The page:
Violence in the Workplace

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Violence in the Workplace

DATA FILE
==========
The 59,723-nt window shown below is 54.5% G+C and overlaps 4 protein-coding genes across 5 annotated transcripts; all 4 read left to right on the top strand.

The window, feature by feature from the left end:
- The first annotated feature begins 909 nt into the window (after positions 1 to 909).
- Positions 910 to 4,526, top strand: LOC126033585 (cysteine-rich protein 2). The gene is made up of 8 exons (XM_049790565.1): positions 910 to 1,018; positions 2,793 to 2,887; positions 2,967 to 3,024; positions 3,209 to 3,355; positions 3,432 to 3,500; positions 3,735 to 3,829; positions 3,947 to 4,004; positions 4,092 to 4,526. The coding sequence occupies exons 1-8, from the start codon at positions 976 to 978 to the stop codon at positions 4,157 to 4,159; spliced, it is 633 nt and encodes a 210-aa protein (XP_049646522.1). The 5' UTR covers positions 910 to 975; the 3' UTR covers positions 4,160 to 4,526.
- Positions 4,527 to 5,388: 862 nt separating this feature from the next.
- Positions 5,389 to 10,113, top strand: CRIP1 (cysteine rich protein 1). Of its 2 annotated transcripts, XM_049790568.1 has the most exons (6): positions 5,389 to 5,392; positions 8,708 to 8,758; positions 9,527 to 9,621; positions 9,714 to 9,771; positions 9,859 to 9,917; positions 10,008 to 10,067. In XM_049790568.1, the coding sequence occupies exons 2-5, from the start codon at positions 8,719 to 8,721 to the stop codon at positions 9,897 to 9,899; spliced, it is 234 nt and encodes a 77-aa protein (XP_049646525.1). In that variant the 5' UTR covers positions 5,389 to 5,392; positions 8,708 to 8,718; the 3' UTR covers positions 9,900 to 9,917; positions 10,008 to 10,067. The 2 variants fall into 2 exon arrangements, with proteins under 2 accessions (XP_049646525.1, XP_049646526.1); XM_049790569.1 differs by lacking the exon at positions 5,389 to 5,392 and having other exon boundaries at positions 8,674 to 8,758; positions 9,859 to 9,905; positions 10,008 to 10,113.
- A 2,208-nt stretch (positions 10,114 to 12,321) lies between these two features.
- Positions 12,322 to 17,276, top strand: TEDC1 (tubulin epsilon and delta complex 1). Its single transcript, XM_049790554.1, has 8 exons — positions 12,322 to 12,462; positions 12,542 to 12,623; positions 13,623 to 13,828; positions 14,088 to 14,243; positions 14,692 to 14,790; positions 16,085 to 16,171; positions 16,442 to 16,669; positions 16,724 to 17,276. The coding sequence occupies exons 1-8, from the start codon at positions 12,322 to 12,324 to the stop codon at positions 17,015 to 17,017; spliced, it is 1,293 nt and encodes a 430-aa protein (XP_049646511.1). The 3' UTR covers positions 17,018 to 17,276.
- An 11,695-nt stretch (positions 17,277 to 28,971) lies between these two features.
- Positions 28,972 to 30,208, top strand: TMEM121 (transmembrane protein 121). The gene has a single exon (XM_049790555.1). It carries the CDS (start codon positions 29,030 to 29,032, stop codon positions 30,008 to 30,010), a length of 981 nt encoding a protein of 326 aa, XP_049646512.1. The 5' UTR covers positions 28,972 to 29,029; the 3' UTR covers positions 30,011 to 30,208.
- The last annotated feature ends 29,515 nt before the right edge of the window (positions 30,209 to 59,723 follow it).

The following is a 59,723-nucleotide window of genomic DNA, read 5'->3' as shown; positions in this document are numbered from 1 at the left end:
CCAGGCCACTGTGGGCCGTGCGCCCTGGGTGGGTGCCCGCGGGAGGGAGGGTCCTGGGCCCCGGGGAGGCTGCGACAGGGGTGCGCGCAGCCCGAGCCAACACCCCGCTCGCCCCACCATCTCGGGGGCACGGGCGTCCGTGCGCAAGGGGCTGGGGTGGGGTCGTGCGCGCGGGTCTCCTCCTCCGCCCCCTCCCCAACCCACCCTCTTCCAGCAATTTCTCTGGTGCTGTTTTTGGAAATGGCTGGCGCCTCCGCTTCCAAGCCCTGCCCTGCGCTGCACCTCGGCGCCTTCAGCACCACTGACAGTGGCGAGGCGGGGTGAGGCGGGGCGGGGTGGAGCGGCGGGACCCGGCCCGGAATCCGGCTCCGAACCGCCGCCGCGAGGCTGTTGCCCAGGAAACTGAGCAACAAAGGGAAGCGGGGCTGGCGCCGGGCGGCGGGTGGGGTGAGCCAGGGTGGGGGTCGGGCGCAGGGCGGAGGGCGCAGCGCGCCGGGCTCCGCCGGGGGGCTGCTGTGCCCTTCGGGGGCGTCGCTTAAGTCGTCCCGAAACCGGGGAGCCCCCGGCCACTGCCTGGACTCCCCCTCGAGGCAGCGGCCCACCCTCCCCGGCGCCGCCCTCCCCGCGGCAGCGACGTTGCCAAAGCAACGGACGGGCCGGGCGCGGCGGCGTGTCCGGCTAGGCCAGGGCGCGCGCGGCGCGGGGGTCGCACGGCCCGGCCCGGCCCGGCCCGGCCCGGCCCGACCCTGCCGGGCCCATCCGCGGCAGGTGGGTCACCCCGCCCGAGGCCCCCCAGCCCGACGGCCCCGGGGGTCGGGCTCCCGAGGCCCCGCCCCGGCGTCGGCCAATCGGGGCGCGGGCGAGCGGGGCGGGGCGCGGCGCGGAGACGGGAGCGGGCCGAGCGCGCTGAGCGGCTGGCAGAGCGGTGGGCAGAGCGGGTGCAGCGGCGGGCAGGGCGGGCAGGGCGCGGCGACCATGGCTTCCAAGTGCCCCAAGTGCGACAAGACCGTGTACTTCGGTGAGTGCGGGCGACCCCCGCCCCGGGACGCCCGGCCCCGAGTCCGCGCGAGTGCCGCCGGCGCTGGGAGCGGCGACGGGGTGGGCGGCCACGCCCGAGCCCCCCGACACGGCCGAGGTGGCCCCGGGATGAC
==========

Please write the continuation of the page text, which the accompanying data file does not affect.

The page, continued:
1. Why do you think there has been more workplace violence during the last 30 years then in all previous years? Before beginning, I would like to state my belief that any violence is inspired by fear, and I believe there is more in the world today that inspires fear than there was 30 years ago. I personally cannot imagine letting something go for so long to feel that I had to resort to violence, but do see that people who are more prone to violent behaviors may see it as a solution to a problem. Having stated that, there are a number of explanations for the increase of violence in the workplace. Many employers, inspired by the idea of a greater profit, lay off employees and then expect the same production from the employees left behind at the same rate of pay. There is often no appreciation shown to employees by their bosses, and the stress of the job can be overwhelming if it is imagined that it goes unappreciated. The media and the movie industry also tend to “romanticize” acts of extreme violence which I believe could serve as a catalyst for a frustrated employee with psychological unbalance. It is relatively easy for just about anybody to purchase a weapon that could be used for an act of workplace violence. 2. What constitutes workplace aggression? Thomas & Hersen (2002) defines workplace aggression to great extremes, from the relatively benign to the most physically harmful. The least physically harmful examples of aggression are described as actions such as stealing from the company, deliberately working at a slow pace, spreading harmful gossip, or withholding important information from co-workers. Somewhere in the middle of the spectrum there are the acts of sexual harassment, verbal abuse aimed at co-workers, and threats of physical violence. The most obvious example of workplace aggression is that which causes physical harm to others, such as physical assault. 3. How can an indirect witness to violence be...
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